Thursday, December 10, 2009
Saturday, December 5, 2009
What if epiphany is not a brief flash that changes everything? Lessons of spiritual practice suggest that the flash of insight is usually illusion, or, at best, passing.
Saturday, November 28, 2009
Wednesday, November 25, 2009
Announcing a new self-publishing venture recently, Harlequin unleashed unholy fury from writers across the spectrum—established, emerging and hoping-to-be. Even the indie publishing community spoke up against the venture (make sure you read the comments on Small Beer Press’ hilarious post). They’re not the first publisher to experiment with a vanity division, but their readership is among the most intense. Apparently “brand” does matter in book publishing—or at least some do. In this case, the publisher’s struggle for new revenue streams slammed up against the reading/writing community’s passionate belief that the old school system is the only legitimate way to confer the title “author.” This conflict mirrors the poetry contest wars over the last twenty years. See under: Foetry.
Most poets spend several years and many hundreds of dollars submitting manuscripts to contests in hopes of being chosen for publication. While some of the biggest names in the business (Graywolf, Copper Canyon, FSG, New Directions) have not had to resort to the contest model, nearly every other house has. While there are decent arguments against this system (especially re: potential for scams), the truth is there isn’t enough money to be made in publishing a book of poetry by anyone not named Billy (Collins or Corrigan that is). In fact, I have serious doubts that the Knopfs of the world will be able to continue to publish money-losing genres like poetry as long as they report to corporate HQ in Germany. In fact, when the corporate model hit poetry in the 1970s poetry publishing saw a big hit at all the major publishers – a reality that motivated Daniel Halpern and James Michener to create the National Poetry Series. The current poetry programs for almost all publishers are simply a vestige of the old system that will soon be squeezed shut by the increasingly harsh economic reality for books. If there weren’t contests, the only publishers of poetry would be wealthy scions like James Laughlin. That worked out pretty well for New Directions and modernism in general, but it’s not a model that fills me with hope for our own crowd-juiced, hyper-capitalist, nominally-democratic moment.
Still, despite all the hand-wringing, poetry has never been stronger. You can disagree about who the “best” poets are, but there are very strong books coming out in every style – lyric, abundant, absurdist, austere, flarfy, conceptuallissimo, spoken word -- and that indicates a healthy environment of creativity and readership. While no single book sells enough copies to make a mark on Nielsen Bookscan, the number of poetry readers in aggregate has spurred a creative new business model that has the industry buzzing. Hell, even the 2009 National Book Award for poetry seems to be cause for more celebration than angst.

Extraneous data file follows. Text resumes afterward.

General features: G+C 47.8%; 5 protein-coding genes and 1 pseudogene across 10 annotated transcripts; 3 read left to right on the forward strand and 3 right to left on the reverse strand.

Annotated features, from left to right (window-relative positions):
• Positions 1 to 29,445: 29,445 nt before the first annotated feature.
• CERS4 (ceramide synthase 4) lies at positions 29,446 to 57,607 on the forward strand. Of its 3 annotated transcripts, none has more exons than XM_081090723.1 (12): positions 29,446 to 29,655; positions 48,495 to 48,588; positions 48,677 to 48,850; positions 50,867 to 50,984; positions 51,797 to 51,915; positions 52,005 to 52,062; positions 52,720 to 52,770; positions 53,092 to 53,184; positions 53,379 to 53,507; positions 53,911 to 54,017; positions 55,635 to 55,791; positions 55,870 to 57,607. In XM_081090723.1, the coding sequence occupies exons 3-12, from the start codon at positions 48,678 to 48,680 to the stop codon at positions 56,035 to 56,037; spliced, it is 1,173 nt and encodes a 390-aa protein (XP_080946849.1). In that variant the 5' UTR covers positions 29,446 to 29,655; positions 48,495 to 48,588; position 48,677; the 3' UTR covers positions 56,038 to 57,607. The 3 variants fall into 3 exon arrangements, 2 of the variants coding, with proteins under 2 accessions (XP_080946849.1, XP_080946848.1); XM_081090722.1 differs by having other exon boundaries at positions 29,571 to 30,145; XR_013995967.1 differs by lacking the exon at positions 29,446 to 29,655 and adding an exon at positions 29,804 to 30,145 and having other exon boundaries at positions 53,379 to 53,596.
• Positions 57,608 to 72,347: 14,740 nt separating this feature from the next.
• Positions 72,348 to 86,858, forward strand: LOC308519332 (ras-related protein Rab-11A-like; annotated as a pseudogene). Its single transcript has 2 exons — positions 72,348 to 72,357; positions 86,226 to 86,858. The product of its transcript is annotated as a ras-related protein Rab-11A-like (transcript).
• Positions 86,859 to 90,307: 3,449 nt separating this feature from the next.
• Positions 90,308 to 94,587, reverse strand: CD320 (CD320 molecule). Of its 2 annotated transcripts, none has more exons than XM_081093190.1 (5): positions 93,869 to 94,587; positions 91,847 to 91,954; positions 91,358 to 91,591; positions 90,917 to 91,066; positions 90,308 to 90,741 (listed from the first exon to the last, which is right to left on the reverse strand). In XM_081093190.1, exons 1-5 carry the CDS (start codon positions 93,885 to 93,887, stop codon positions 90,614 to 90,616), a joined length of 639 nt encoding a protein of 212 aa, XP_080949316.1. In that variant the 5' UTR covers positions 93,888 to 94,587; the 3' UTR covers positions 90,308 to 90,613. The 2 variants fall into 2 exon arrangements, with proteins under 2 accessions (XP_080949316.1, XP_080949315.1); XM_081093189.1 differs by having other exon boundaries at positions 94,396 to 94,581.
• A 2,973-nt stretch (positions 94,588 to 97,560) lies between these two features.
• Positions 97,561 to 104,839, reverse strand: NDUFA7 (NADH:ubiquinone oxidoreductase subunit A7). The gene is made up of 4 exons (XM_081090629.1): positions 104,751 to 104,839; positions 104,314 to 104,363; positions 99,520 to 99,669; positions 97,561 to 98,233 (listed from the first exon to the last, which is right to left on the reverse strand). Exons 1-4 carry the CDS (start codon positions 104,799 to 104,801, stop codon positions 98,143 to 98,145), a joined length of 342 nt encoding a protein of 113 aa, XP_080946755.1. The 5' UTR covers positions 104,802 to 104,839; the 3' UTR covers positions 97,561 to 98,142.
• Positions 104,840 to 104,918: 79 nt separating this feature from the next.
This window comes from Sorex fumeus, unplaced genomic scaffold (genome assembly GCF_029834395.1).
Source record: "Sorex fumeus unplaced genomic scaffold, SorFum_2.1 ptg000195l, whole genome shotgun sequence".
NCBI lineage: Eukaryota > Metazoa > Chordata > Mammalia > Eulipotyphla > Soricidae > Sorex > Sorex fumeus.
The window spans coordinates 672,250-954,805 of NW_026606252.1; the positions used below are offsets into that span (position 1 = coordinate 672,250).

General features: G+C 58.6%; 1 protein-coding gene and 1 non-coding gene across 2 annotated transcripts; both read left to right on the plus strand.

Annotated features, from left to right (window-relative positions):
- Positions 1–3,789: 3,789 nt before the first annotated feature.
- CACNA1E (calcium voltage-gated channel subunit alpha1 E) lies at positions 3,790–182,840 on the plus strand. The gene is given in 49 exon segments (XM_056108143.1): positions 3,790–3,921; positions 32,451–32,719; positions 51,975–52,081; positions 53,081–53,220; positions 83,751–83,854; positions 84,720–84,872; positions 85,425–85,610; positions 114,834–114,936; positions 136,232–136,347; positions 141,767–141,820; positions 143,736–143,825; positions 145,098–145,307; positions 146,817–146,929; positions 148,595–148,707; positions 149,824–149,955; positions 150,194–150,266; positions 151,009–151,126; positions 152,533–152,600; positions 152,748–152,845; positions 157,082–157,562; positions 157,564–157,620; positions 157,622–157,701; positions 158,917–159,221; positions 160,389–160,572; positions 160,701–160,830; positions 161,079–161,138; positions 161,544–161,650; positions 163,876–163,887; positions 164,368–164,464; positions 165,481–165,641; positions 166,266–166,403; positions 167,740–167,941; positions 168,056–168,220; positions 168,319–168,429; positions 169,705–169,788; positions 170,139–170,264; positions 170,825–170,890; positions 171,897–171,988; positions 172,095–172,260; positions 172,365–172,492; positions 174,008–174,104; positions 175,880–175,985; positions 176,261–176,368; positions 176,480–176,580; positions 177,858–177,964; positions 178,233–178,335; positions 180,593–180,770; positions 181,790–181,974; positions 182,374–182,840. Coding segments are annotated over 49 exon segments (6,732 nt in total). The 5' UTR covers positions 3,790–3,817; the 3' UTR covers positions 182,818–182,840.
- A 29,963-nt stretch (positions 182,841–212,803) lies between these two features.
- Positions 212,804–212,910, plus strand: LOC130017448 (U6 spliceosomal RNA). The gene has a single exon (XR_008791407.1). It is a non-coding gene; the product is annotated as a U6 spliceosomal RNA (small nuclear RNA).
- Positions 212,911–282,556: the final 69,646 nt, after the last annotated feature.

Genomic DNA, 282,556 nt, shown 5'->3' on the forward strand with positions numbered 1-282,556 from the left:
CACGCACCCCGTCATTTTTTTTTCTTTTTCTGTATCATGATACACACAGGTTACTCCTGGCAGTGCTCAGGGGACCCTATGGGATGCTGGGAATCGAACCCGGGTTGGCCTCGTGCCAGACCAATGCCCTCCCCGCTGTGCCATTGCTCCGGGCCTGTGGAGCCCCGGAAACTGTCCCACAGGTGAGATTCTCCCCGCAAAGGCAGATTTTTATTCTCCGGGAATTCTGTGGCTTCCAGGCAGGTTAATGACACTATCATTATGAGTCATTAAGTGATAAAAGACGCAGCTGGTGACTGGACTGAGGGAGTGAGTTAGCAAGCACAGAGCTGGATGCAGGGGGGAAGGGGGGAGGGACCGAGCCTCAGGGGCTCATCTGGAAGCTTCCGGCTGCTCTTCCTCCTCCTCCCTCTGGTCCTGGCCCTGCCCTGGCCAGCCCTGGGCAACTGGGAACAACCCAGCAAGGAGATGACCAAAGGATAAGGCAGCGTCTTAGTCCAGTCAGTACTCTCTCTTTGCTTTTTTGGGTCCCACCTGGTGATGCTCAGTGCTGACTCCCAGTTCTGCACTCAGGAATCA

There remains a working business model for the James Pattersons, Sarah Palins, and vanity press aggregators. But there is no room in that model for worrying about literature. Once upon a time this would have been a problem for serious reading. Access to major publishers was the only way to get work into the hands of the reading public. But with inventories tightening up at independent bookstores and major chains alike, publication by a major house is no guarantee your book will be carried in a general bookstore. That, combined with anybody’s ability to sell anything to anyone online whether through Amazon, SPD Books or from your own site, means that there is no longer a distinct advantage to publication by a major house. Wanting it both ways -- corporate-style profits produced by thought-inducing, break-the-mold art -- is unrealistic and as condescending to people who enjoy books-as-mindless-entertainment as those who like them as brainfood.
Literature has always done its best work as a coterie business. So it will.
Tuesday, November 17, 2009
Sarah uses content in similar ways, of course, all good writers do. Her latest book is a prose meditation on a devastating illness she wrestled with in her twenties--and, as with Rachel’s work, it is in no way my experience, but it works through matters of suffering and desire in ways that extend my own understanding. But Sarah is wary of the ways motherhood would limit not only her physical capacity to write (the time and focus required to raise kids) but also a reader’s perception of her work (the ease with which a narrowcast mindset can shuttle off a book on motherhood to a “women’s only” section).
What does it say that this question, which feels so unavoidable to women writers now, does not come up with the two most important poets of the modern period, Emily Dickinson and Gertrude Stein? Nor for two of the most influential poets who came of age in the 1950s, Elizabeth Bishop and Marianne Moore. The difference is in the cultural context. Dickinson, Stein, Moore, and Bishop wrote before feminism had radically altering options open to women with children. Their choice was stark: kids or writing. There is no evidence to indicate that any of these four ever considered having children. Though they may have thought about it, the question was simply not aired. It is only with the generations that came of age in the 1960s and later that the question of motherhood and (not "or") writing seemed even possible.